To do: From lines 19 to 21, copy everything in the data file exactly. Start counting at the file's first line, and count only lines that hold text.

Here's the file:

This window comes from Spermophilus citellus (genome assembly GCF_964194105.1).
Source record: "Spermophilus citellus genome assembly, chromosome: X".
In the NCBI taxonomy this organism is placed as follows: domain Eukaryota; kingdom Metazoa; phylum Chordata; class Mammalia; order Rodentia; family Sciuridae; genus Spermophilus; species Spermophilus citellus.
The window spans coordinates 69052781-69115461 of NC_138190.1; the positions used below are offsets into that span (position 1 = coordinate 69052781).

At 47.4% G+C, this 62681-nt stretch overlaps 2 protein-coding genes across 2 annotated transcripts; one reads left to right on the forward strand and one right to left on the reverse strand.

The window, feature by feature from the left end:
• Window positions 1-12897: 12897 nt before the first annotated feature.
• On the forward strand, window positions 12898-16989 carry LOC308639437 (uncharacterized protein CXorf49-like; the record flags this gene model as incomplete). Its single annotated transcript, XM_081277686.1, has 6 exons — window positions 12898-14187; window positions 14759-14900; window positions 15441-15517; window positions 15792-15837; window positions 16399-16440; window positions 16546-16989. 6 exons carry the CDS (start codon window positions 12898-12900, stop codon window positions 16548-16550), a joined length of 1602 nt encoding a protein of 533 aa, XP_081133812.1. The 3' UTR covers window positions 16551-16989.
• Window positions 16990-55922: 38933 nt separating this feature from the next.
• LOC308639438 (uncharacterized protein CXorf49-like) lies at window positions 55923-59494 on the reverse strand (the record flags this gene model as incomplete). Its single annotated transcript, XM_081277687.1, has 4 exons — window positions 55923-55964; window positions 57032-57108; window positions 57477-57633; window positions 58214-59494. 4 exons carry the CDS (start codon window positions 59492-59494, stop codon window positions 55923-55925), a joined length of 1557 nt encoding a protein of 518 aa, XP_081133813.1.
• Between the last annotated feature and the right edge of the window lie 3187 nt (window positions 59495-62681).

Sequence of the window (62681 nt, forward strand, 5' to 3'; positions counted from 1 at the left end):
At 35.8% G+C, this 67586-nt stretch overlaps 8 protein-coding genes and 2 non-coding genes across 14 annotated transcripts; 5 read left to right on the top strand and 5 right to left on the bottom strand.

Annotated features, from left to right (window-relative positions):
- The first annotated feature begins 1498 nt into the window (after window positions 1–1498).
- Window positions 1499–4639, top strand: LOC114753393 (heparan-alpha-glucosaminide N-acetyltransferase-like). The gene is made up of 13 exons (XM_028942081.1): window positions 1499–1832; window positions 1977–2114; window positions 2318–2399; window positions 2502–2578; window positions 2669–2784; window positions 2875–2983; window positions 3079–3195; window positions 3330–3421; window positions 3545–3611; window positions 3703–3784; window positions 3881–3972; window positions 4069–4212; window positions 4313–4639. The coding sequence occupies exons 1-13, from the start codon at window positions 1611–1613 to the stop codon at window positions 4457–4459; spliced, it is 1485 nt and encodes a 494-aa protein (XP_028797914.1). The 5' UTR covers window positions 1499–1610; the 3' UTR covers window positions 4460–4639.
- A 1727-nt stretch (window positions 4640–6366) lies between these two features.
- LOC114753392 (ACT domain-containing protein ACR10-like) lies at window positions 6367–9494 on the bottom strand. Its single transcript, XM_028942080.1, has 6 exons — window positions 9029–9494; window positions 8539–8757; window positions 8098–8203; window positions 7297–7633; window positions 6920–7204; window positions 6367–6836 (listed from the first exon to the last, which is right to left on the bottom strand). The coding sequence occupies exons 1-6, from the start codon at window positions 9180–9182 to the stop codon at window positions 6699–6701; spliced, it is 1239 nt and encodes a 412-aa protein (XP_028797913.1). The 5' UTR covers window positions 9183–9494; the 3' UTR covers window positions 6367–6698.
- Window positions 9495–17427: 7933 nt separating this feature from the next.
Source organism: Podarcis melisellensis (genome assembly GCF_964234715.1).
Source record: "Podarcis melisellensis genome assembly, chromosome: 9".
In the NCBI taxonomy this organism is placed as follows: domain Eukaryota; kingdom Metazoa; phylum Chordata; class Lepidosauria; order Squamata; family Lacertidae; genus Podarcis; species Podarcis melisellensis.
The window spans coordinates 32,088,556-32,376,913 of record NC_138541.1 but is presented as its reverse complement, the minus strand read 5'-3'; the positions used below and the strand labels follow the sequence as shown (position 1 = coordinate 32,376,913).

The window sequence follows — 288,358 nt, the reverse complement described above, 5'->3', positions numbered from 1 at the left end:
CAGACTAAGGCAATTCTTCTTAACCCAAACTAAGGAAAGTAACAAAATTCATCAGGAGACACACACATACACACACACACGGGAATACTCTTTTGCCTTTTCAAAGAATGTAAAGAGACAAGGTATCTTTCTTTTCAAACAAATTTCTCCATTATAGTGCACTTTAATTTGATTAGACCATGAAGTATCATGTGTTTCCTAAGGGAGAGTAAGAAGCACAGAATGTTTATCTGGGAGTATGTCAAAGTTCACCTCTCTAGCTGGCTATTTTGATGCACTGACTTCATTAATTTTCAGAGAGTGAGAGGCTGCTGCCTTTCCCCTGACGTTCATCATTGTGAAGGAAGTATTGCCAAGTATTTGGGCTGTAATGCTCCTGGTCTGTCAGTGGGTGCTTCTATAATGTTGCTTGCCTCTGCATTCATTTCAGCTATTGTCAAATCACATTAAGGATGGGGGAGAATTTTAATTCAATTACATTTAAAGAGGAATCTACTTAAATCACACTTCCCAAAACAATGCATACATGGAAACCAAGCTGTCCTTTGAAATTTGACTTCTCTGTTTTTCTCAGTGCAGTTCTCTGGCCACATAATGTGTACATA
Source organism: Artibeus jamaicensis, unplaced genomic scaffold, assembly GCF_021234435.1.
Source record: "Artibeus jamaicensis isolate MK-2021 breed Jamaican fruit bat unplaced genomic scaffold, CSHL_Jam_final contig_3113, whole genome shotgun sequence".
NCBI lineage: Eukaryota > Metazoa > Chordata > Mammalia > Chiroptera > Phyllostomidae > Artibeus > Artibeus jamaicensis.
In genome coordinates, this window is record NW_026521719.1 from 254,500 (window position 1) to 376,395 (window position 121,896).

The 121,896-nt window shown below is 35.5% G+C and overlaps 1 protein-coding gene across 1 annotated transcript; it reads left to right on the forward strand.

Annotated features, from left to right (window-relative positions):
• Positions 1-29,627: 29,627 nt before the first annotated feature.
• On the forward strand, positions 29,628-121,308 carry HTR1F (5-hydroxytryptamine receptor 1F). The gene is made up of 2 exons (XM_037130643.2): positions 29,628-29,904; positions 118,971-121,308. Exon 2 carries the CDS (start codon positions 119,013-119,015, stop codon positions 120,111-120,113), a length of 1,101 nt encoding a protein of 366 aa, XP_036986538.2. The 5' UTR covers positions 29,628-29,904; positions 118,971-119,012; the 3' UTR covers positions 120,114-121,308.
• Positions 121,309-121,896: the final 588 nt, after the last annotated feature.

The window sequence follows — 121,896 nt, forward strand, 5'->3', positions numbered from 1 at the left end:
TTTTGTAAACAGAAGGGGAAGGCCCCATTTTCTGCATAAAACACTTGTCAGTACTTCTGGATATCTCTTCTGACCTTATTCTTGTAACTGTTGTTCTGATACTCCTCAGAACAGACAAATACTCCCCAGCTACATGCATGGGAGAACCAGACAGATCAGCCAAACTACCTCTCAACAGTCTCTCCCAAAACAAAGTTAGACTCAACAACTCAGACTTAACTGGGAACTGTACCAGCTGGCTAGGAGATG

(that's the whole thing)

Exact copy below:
- Window positions 9495–17427: 7933 nt separating this feature from the next.
Source organism: Podarcis melisellensis (genome assembly GCF_964234715.1).
Source record: "Podarcis melisellensis genome assembly, chromosome: 9".